Author Christina Nealson goes soul searching

The author, Christina Nealson, is photographed at a book signing. She will be at Spruce Tree Coffee House, Friday Nov. 30. Enlargephoto

Courtesy Photo

The author, Christina Nealson, is photographed at a book signing. She will be at Spruce Tree Coffee House, Friday Nov. 30.

Christina Nealson has traveled and lived in the Southwest for over 30 years. She is a psychotherapist who left the world of corporation conformity to live a more simplistic, fulfilling life. During those years of self discovery, Nealson wrote about her journey to becoming one with nature and completing the work of her soul. She will be at Spruce Tree Coffee House on Friday, Nov. 30 at 5 p.m. to read and share stories from her newest, self-published book, “Drive Me Wild: A Western Odyssey.” This work of non-fiction finds Nealson and her husband leaving their home in Taos and selling all of their possessions, to spend the next five years in an RV, immersed in nature.

What prompted the journey you and your husband took together?

We had been wanting to sell our home in Taos for awhile and do something adventurous but we didn't know how to do it. One day, I was riding my bike and I had an epiphany of what if we sold everything, bought an RV and spent our time traveling. So we did. And that's where this story came from. It follows the five years we were on the road.

Where did you travel during this time?

Well we started in 1993 and we went to British Columbia and made our way down to the tip of the Baja Peninsula. During that time we crisscrossed our way through the Southwestern states.

Five years is quite a long time to be on the road; what did you do while traveling?

We weren't RV parkers. What we would do is something called boondocking, where we would find these incredibly beautiful remote locations and park our RV there for a few days. We'd spend time climbing, backpacking and writing together. It was a huge spiritual endeavor.

When did you come to the conclusion that living simplistically was ideal for you?

When I turned 40, I decided to leave my career in Boulder as a psychotherapist and go live in the Sangre de Cristo Mountains alone. I had a cabin built that was made of all recycled materials and it was energy efficient. I didn't have a phone and this was before the Internet. I lived that way for a year and loved it so much I continued for four more years. That experience led me to write my second book.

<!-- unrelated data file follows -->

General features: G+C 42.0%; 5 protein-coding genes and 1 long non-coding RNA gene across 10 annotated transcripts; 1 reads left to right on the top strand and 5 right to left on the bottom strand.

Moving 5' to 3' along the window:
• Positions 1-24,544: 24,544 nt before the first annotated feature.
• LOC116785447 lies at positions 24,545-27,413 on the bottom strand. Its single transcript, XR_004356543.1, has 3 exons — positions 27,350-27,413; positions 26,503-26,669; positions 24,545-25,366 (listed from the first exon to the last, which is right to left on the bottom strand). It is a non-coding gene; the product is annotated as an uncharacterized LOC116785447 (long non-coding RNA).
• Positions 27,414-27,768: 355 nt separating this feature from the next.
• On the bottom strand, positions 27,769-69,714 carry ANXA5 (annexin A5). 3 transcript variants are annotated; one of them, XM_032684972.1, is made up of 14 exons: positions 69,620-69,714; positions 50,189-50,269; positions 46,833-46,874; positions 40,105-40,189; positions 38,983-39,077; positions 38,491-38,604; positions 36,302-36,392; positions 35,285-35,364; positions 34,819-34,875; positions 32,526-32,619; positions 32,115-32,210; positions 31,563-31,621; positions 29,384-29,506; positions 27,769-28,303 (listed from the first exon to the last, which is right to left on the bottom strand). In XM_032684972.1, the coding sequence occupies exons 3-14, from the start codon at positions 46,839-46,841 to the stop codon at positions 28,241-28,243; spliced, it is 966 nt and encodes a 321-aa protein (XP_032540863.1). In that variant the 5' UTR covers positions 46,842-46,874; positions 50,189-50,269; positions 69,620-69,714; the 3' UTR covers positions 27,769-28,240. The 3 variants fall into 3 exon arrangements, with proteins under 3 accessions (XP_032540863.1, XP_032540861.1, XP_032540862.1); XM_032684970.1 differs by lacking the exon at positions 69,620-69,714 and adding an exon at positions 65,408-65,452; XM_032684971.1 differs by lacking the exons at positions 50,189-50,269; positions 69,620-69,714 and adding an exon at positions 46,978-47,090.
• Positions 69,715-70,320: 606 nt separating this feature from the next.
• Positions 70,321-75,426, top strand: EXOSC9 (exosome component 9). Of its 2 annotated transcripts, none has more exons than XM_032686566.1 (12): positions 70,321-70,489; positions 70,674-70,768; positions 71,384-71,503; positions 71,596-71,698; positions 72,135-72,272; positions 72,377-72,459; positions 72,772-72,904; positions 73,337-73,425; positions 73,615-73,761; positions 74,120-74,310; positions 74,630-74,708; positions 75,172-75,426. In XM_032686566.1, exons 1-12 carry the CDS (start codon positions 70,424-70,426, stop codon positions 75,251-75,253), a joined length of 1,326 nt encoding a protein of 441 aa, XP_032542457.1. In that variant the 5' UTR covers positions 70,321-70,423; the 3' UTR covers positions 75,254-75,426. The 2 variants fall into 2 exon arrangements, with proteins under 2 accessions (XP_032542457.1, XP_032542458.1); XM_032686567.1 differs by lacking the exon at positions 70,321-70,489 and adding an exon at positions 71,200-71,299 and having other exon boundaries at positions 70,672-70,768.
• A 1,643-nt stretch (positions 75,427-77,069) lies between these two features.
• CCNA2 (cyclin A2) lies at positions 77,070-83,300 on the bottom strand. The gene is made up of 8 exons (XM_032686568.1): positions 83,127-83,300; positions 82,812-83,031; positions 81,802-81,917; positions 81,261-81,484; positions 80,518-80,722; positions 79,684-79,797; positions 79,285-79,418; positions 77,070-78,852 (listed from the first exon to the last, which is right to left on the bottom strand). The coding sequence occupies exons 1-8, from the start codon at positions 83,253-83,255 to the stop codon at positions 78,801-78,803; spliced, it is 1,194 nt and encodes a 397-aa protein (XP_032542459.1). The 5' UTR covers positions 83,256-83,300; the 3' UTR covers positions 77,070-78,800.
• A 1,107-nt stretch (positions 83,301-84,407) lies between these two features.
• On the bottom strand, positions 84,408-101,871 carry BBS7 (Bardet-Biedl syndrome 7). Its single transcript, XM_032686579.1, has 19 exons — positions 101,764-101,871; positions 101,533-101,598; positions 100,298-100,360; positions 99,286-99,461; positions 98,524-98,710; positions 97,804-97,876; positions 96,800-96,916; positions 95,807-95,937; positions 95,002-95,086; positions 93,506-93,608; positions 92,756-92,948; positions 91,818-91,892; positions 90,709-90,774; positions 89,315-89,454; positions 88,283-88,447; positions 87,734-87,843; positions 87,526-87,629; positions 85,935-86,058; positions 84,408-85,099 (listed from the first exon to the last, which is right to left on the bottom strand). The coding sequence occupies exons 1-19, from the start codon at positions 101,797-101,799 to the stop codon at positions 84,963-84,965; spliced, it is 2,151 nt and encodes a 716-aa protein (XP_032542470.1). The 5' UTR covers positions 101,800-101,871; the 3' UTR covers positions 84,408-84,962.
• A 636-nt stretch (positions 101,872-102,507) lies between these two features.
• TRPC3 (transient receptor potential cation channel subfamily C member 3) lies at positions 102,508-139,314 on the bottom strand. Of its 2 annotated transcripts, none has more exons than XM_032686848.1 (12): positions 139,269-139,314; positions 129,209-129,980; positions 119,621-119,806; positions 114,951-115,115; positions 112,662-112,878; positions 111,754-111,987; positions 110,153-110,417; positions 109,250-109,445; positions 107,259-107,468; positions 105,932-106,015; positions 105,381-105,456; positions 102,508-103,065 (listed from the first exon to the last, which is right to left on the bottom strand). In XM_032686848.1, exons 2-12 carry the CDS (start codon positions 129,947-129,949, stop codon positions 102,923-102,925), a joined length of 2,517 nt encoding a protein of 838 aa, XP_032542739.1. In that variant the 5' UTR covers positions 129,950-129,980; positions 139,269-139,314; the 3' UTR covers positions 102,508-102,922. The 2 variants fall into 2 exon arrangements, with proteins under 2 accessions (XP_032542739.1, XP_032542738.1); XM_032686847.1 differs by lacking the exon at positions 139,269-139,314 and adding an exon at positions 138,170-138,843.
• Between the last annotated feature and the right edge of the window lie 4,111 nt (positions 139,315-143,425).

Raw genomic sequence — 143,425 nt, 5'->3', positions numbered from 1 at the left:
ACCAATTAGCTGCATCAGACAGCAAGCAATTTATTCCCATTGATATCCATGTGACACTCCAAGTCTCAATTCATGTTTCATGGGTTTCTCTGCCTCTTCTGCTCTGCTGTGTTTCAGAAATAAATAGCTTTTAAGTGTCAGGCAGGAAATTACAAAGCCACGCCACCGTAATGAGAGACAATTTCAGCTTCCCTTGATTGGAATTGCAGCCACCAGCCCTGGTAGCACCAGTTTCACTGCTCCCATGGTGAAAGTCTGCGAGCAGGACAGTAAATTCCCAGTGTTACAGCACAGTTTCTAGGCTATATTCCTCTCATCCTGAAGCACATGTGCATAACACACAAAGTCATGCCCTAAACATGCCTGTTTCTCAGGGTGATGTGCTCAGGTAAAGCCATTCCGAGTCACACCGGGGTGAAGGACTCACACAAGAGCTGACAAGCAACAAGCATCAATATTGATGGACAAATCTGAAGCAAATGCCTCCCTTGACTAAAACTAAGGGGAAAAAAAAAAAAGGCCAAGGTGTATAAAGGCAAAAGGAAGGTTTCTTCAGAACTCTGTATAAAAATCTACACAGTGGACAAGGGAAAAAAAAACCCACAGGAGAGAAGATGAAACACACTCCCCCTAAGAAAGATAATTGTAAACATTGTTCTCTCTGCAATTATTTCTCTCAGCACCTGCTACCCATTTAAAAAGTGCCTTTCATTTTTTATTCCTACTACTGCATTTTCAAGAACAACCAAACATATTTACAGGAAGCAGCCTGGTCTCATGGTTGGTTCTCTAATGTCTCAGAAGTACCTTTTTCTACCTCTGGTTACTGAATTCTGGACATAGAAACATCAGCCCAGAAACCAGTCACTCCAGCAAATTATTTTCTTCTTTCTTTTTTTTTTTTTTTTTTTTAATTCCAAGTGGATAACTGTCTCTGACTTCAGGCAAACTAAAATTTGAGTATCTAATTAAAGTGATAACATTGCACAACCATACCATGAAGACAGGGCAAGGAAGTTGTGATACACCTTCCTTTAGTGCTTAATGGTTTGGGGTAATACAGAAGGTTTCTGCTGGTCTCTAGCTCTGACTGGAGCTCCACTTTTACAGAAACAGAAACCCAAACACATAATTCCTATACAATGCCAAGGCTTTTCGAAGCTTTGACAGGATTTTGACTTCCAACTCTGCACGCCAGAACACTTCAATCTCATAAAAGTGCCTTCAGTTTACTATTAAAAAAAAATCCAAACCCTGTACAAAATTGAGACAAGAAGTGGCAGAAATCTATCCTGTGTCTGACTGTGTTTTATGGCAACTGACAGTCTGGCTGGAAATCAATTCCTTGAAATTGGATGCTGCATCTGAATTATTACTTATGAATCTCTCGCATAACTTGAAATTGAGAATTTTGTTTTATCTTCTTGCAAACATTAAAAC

Have you inspired anyone with these journeys to get out and start their own?

I have had women come to readings and say 'I really want to do this' or 'I need to do this' and I always tell them they should. And months later I'll get notes thanking me because they finally did something. This book is about a spiritual awakening through travel. That's something a lot of women feel like they need once they reach a certain point in their lives.

Your latest release is self-published but your previous books were traditionally published. What was the decisionmaking behind that?

I have an agent who loved “Drive Me Wild,” and she wanted to get it published and buy movie rights but it fell through. I didn't want to wait another year trying to get it published when I could get it out in two months. I told her what I wanted to do and she said go for it.

Catch Nealson at Spruce Tree to hear excerpts from her book or purchase a signed copy. The following day, Saturday, Dec. 1, she will be at Kaleidoscope from 1 to 3 p.m. in Mancos to give a presentation on the pros and cons of self-publishing and how to get through the process. This presentation is $10 to attend and does not require registration. To learn more about Nealson, visit her website at christinanealson.com.

rachels@cortezjournal.com

Enlargephoto

Courtesy Photo

Christina Nealson at Lost Buck Pass in Montana. Enlargephoto

Courtesy Photo

Christina Nealson at Lost Buck Pass in Montana.